Finally, I have to say that when academics talk to each other, and not the outside world, they actually have some interesting things to say. I went to a session on pubic and body hair, predominantly delivered by grad students, which was thoughtful, engaging, and interesting. There were a number of thematic elements (MTF transsexuals apparently place a large amount of symbolism in "adding" things to their bodies - especially body hair), as well as some gender issues (men are willing and open to discuss their pubic hair maintenance, women not so much), although there was an interesting moment when the researcher on this project stated (with apparent certainty) that the men she was interviewing "there was no flirting involved." Sometimes the inability of women to realize when men are hitting on them astounds me.

Oh, and a final note - for students of human behavior - who thought it was a good idea to schedule FOUR HOUR sessions?

Thursday, November 13, 2008

Cultural Construction of Sexuality

I used to love Desmond Morris' television shows. The idea of presenting human behavior in the same manner as one would present animal behavior of various sorts was a great way to remove our cultural biases toward the exceptionalism of humankind (is human exceptionalism a term? If not, it should be - Oops, apparently it is).

What's funny is that I remember an episode detailing the similarities between breast and buttock cleavage. And I just took it for granted, ten years ago when I saw it rerunned on the Discovery Channel. Cleavage = sexy.

Except recently I started thinking about the bras from the 50's with their "lift and separate" approach, which was hardly conducive to a style of cleavage equivalent to the buttocks.

So perhaps fashion does construct sexy... more than just a thin vs curvy dynamic as models yo-yo back and forth in weight. We know that erotic parts on bodies are different from culture to culture, Africans tend to prefer the buttocks, while Americans prefer the breasts. Evolutionary biologists work desperately to explain how cultural features can come from evolutionary drives, so breasts = buttocks = display of estrus = sexual receptivity. Unfortunately, as pointed out in some articles on Slate a few months ago, evolutionary biology is like a conspiracy theorist - an explanation can always be found, no matter how pear-shaped the facts.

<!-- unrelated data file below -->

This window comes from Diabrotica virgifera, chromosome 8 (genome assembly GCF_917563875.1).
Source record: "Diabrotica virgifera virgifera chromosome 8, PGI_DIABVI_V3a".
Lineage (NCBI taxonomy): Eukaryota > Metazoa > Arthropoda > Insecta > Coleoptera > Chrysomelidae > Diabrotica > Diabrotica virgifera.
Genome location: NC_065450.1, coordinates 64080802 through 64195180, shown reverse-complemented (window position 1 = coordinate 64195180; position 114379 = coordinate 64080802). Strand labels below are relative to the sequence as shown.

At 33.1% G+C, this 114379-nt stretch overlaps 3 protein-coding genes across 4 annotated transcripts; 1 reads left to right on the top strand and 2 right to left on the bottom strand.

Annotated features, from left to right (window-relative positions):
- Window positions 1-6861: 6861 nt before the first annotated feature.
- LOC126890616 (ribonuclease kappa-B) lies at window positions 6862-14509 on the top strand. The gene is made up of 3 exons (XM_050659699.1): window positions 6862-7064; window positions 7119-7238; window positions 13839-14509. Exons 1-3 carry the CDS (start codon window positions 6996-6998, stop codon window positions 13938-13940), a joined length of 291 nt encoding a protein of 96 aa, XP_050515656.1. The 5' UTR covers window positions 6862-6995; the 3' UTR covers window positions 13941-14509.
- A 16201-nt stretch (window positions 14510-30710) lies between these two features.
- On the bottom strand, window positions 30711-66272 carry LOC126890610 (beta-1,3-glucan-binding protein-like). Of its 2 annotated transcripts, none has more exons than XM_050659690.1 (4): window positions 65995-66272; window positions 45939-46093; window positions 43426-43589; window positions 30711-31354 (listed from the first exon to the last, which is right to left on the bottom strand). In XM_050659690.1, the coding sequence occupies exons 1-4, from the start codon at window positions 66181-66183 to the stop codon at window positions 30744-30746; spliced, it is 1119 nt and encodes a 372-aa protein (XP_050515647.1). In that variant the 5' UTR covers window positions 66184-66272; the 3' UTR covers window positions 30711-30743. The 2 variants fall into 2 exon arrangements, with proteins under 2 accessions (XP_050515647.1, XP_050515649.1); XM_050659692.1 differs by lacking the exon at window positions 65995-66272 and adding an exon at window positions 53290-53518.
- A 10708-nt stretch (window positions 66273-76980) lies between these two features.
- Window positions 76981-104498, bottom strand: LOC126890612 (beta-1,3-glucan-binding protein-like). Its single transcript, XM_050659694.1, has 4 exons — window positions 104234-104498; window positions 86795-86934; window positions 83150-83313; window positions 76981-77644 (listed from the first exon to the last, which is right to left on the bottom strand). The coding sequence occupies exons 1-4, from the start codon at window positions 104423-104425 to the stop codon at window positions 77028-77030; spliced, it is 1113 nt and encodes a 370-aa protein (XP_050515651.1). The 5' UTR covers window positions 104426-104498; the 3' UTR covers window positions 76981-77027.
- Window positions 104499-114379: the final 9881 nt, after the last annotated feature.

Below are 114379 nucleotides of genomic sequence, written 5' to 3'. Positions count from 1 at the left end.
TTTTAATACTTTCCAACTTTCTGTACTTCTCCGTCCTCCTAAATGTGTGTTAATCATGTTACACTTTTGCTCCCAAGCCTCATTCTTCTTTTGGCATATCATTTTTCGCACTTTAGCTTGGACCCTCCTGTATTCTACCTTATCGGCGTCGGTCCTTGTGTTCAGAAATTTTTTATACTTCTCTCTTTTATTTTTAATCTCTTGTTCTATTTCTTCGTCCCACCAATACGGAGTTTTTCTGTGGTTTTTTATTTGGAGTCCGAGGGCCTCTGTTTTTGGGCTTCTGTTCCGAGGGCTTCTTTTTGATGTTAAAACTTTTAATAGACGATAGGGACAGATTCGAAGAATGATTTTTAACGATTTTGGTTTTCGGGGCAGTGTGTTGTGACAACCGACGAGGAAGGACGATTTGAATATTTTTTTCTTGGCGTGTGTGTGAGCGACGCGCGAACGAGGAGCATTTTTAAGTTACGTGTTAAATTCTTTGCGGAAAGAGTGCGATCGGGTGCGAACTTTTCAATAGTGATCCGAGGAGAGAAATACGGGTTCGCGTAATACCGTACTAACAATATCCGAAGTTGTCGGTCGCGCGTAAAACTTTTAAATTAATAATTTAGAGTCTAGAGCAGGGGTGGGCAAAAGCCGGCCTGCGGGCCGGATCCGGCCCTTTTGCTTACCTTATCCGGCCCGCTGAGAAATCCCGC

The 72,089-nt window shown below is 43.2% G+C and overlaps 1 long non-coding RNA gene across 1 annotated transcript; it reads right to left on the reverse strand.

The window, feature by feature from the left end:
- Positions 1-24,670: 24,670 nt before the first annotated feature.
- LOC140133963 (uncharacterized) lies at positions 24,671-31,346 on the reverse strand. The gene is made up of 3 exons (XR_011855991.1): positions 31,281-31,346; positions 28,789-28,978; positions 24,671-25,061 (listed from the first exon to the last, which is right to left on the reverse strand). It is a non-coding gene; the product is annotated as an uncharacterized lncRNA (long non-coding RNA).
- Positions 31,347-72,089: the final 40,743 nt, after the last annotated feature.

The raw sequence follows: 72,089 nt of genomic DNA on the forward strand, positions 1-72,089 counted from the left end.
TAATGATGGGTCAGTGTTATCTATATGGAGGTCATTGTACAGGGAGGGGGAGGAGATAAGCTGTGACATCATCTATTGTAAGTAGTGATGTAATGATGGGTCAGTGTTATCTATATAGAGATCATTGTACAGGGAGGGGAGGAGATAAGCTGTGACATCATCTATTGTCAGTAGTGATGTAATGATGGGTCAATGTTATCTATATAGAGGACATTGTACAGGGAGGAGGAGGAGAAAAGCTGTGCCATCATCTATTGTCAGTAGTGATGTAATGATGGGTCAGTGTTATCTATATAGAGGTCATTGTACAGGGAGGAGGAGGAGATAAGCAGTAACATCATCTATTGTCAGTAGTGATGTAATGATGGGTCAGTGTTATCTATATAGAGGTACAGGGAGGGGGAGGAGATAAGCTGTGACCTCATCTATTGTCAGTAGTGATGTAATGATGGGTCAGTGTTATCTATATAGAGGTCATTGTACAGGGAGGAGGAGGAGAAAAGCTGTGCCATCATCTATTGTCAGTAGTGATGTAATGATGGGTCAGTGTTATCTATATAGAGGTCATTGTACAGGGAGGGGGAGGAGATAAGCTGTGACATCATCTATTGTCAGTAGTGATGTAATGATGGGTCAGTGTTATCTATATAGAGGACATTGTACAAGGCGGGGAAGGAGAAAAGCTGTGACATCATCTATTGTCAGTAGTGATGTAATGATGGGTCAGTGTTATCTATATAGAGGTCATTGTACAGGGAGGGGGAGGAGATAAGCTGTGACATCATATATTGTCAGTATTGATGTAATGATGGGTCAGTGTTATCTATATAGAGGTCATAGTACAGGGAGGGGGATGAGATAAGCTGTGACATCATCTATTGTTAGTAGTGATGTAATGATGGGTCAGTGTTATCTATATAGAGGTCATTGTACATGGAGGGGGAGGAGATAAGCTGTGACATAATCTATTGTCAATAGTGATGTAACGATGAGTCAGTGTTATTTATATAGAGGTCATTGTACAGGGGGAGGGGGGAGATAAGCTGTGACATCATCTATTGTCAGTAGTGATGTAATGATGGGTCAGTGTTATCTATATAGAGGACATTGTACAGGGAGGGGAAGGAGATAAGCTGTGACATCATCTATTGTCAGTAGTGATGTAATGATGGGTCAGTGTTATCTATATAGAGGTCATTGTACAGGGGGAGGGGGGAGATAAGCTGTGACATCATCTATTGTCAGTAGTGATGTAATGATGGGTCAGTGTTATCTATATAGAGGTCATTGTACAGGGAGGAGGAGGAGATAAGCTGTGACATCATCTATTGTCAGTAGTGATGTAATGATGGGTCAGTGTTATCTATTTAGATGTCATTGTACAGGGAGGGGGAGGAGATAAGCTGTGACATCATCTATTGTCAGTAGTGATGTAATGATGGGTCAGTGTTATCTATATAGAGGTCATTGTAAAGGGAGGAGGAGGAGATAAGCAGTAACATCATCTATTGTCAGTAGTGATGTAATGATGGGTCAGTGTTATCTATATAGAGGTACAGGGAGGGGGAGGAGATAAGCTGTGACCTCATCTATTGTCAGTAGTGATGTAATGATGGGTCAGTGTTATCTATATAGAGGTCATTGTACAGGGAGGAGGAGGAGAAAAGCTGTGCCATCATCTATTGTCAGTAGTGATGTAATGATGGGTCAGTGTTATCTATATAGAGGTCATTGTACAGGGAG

1) Women cheat as much as men. Of course, say the evo-bio's, women would choose a long-term partner for security, and then mate (cheat) with the young, healthy, sexy man who can provide good genes, even if fidelity/responsiblity isn't one of those genes.

2) Women cheat less than men. Of course, say the evo-bio's, pregnancy is a resource-intensive process, and women will look to mate with men who can provide those resources. So those who can provide will pass on the provider gene to their offspring and thus be more successful

Any way the data goes, evo-bio can find a reason for it. That's not really science.

Although I would love to hear the explanation for the torpedo boob look.

Saturday, November 1, 2008


A very funny allegorical description of Monopoly from an anthropologist. It actually took me three paragraphs to get the joke. But worth it.

And gay men have a great sense of humor.

Methinks they doth protest too much